overall tax burden, so ordinary families have more of their money to help themselves.' It was all very tentative at that point. The debate we had, yes, and lost, was to say that we shouldn't go down that path and instead should have other priorities. The amendment said: 'That whilst we have: fewer doctors, oncologists and radiographers, and larger class sizes than the Western European average; relatively inferior state support for childcare; one of the worst state pensions in Western Europe; and high student debt in further and higher education; that remedying these deficiencies should come ahead of tax cuts (other than those which are already party policy).', the latter being funded by rises elsewhere. But I don't think it was at all that spending would come down as it was too high at an absolute level. Rather, a steer was given to FPC as to what to do if waste was found.

On the point about not raising spending, well, that did happen in my time as Director of Policy, probably as far back as about 2002 or 2003 in an Alternative Budget. But I left that role in 2004, not 2005 - or I'd not have been able to speak in the debate, would I? Remember also that I was merely a memebr of staff as DoP. Conference determined policy not me. I happened to agree though that overall spending was about right in the first half of the 2000s and that redirection was needed, rather than cuts, which was exactly what the party position was.

David Bertram said...

Agree with your points entirely, Jonathan.

Nick said...

"But it would have been better if those who cannot stomach a coalition with the Tories had gone to the special conference that endorsed it and argued their case at the time."

I do recall Linda Jack speaking against the coalition at Birmingham. She was one of the first speakers, though all I remember of it is her waving some handcuffs around.

On the more general point, I'm really not sure what the point of this group is, especially when it makes such a thing about building links with Labour, who thirteen years of evidence have shown us to be neither radical nor liberal.

Left Lib said...

I find that in relation to LL I agree with it's ideology inasmuch as I understand it, but not it's tactics. Notably talking to Labour about policy formation.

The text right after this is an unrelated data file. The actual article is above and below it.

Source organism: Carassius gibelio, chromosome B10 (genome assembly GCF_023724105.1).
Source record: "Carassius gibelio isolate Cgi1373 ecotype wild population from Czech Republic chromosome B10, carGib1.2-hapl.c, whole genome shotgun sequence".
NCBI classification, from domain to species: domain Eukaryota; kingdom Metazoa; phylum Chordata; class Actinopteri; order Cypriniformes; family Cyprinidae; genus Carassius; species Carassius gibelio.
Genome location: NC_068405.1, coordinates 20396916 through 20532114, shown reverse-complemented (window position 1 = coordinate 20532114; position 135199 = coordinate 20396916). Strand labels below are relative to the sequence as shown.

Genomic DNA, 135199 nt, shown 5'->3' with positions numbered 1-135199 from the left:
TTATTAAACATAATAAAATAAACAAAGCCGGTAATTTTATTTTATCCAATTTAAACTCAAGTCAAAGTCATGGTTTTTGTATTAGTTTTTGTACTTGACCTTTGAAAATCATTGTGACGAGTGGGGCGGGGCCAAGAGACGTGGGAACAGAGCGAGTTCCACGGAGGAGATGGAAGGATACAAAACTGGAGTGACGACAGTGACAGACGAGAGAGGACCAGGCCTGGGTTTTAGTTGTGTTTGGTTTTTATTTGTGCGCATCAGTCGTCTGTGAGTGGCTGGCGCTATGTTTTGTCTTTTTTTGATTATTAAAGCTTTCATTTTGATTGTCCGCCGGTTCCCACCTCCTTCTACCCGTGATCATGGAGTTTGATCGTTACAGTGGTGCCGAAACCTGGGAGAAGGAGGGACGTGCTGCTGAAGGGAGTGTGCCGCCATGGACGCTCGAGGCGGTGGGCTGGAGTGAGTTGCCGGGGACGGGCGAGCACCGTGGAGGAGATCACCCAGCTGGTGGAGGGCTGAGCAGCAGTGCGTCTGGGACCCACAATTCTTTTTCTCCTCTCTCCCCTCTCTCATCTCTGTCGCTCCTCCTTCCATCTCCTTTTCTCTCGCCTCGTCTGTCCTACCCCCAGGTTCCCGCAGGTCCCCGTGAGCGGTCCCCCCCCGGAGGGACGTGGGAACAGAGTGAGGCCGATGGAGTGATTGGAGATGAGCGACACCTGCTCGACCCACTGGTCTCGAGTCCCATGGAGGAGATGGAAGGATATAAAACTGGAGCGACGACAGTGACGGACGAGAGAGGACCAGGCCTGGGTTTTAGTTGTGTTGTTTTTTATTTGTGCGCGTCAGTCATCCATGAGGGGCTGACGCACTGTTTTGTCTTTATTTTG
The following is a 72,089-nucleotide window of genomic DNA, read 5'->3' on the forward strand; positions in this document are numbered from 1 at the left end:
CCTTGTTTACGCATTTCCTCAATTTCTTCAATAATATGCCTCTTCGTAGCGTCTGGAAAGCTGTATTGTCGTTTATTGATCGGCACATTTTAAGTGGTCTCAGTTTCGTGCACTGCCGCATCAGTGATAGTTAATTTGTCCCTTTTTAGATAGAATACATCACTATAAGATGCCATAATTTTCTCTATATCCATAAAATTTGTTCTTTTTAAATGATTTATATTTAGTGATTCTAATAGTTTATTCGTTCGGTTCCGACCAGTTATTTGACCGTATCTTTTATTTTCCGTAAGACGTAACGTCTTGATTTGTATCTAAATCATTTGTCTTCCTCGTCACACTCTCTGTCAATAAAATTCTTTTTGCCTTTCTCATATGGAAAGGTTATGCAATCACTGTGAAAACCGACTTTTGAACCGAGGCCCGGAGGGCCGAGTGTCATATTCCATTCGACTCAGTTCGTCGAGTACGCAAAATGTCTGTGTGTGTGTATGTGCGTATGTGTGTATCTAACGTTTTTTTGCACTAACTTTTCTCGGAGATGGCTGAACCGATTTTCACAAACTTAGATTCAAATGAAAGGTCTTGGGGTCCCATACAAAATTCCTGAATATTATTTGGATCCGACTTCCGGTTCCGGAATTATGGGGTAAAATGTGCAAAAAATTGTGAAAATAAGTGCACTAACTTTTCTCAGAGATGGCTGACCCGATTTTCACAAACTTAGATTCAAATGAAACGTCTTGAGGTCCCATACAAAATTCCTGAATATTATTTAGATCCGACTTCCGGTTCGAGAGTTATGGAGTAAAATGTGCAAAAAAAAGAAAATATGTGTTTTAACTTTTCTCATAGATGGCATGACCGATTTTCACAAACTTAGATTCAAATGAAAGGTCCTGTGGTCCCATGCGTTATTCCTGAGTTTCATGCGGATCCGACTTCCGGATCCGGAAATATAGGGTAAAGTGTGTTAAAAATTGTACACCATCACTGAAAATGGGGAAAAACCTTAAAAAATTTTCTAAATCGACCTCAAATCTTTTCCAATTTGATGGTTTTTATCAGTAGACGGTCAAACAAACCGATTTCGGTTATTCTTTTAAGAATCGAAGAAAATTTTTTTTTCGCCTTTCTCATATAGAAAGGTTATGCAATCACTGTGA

However I think some of the points made here are unfair. Cutting public spending is one way to reduce the budget deficit, but if at the same time it depresses growth in the economy then that makes the deficit worse as less revenue comes in through taxation and more money is spent on benefits. Of course the government is looking to cut benefits, but apart from the dubious morality of doing such a thing, given the increased risks of hardship and destitution, this can in any case be counter productive as it incentivises people to resort to crime which will also increase public spending.
Personally I did not agree with the Make It Happen policy passed in 2008, but the party leadership could not follow through the policy on tax cuts by the time of the 2010 general election because in 2008 we supported the economic stimulus to stop the recession getting worse. Do you think they were wrong to do that? Even George Bush had to support a stimulus before he left office in 2008.
At the 2010 general election the party manifesto anticipated that spending cuts would probably start in early 2011. That was not unreasonable. The quarterly growth figures in mid 2010 showed the stimulus was doing it's job and had it been allowed to continue for the rest of the year growth may well have been at a good level to start making cuts, which in themselves would not have needed to have been so severe as they currently are because of the growth. Instead of course we decided on May 7th 2010 to radically change our policy on the pretext of what was going on in Greece. We knew what was going on in Greece long before May 7th, so the reason seems rather odd to put it mildly, but all of a sudden it became Labour who were highly irresponsible on the economy on the grounds that they didn't suddenly change their policy when we did. Of course in the world of politics it goes with the territory that you criticise your opponents, but given the consistent undershooting of the OBR predictions of the performance of the British economy we hardly do so from a position of strength.
I would be interested to know what you think of the opinions of Joseph Stiglitz, author of the seminal book "globalization and it's discontents". He has personal experience of seeing what works and what doesn't work in terms of helping countries get out of debt. He claims that a policy of austerity at a time of flat economic growth is the worst thing we could do, it is repeating the mistakes of the 1930s.